on your command line.

So, we have our service definition. Now to make our service, and our associated test file.

The service itself:

namespace Our\BundleDir\OurBundle\Service;

use Symfony\Component\HttpFoundation\Session\SessionInterface;

class OurSessionManager
    const OUR_THING = 'our_thing';
    private $session;

    public function __construct (SessionInterface $sessionInterface)
        $this->session = $sessionInterface;
    public function setOurConstantThing($value)
        $this->session->set(self::OUR_THING, $value);

        return $this->session;

    public function getOurConstantThing()
        return $this->session->get(self::OUR_THING, '');

Your implementation can do whatever it likes. This example is deliberately convoluted to show off a few things.

Naughty, we wrote an implementation without writing some tests. Let’s fix that before we get in trouble.

class OurSessionManagerTest extends \Codeception\TestCase\Test
    private $serviceContainer;
    private $service;
    protected $codeGuy;

    protected function _before()
        $this->serviceContainer = $this->getModule('Symfony2')->container;
        $this->service = $this->serviceContainer->get('our_session_manager');

    protected function _after()

    public function testCanSetOurConstantThing()
        $session = $this->service->setOurConstantThing('my_value'); /** @var $session \Symfony\Component\HttpFoundation\Session\SessionInterface */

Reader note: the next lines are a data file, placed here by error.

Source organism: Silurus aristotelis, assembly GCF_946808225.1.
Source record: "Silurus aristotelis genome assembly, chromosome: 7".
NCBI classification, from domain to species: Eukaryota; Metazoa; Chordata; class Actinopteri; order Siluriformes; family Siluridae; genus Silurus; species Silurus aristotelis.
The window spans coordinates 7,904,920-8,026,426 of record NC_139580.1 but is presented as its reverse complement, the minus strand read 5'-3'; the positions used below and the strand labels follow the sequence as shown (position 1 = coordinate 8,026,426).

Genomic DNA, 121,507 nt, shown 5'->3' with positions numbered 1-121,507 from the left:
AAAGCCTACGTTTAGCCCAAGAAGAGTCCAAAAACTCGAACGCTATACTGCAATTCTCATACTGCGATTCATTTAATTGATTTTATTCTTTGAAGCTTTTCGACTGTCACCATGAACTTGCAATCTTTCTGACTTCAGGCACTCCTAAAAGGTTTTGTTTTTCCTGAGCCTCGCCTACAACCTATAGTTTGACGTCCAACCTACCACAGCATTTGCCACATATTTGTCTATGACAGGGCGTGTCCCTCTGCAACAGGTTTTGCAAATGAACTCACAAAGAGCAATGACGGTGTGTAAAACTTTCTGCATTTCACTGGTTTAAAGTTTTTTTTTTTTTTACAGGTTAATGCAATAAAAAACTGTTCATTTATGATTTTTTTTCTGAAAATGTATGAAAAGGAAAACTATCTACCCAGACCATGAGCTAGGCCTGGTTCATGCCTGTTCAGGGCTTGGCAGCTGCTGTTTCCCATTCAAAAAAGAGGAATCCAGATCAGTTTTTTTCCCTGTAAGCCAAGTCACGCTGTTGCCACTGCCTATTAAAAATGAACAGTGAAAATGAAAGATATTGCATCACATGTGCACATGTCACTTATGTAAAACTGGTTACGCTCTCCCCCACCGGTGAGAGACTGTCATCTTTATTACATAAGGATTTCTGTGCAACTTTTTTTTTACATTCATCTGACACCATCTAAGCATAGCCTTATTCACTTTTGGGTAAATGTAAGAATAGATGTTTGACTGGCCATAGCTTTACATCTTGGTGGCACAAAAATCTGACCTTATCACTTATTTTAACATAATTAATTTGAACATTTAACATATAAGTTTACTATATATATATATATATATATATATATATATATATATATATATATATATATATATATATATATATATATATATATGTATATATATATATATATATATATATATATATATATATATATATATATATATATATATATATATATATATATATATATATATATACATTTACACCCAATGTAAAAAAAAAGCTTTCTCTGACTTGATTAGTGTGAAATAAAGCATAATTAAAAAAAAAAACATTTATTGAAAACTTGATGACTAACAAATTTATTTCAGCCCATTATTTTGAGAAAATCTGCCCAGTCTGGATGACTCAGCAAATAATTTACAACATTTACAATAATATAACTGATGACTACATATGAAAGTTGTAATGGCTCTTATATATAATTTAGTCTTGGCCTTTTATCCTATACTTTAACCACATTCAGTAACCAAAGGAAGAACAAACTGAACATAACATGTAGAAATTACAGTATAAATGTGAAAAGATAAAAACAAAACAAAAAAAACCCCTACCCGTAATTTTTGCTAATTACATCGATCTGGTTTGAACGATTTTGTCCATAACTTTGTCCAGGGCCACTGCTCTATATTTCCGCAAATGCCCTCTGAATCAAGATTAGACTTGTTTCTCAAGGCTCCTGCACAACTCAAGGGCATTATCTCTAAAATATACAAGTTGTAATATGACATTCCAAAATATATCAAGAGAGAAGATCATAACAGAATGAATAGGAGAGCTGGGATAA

public function testCanGetOurConstantThingWhenSet()


    public function testGetDefaultValueWhenAValueIsNotSet()


The third test is testing the following:

return $this->session->get(self::OUR_THING, '');

Essentially that’s saying, get me our thing, or return ” if our thing isn’t set. You’re free to return null, a default value, or whatever.

But the critical thing for testing sessions is the _after() method. This is killing off any residual session stuff, and then on each new test, starting with a blank slate – so to speak.

So, there we go. Testing sessions in codeception.


Book Review РExtending Symfony2 Web Application Framework by S̩bastien Armand

[Full Disclosure: I was asked to review a copy of Extending Symfony2 Web Application Framework by Sébastien Armand, and put a review on this blog.

The review is my own, and is in no way influenced by Packt Publishing]

The Symfony framework has – in my opinion – a lack of decent third party reading material generally available. One quick search on Amazon will show you what I mean. That’s not to say that there aren’t books available, but many of them are self-published, or published on these new fangled platforms that old-timers like me aren’t aware of.

And you know what, I kind of get that. Many big publishers don’t want to, or can’t afford to take a risk on publishing a title that will, in all likelihood, only appeal to a few thousand-odd developers. So, like for many parts of Symfony 2, if you want to find the juicy bits, you have to do a little bit more than a Google search.

What’s in it for me?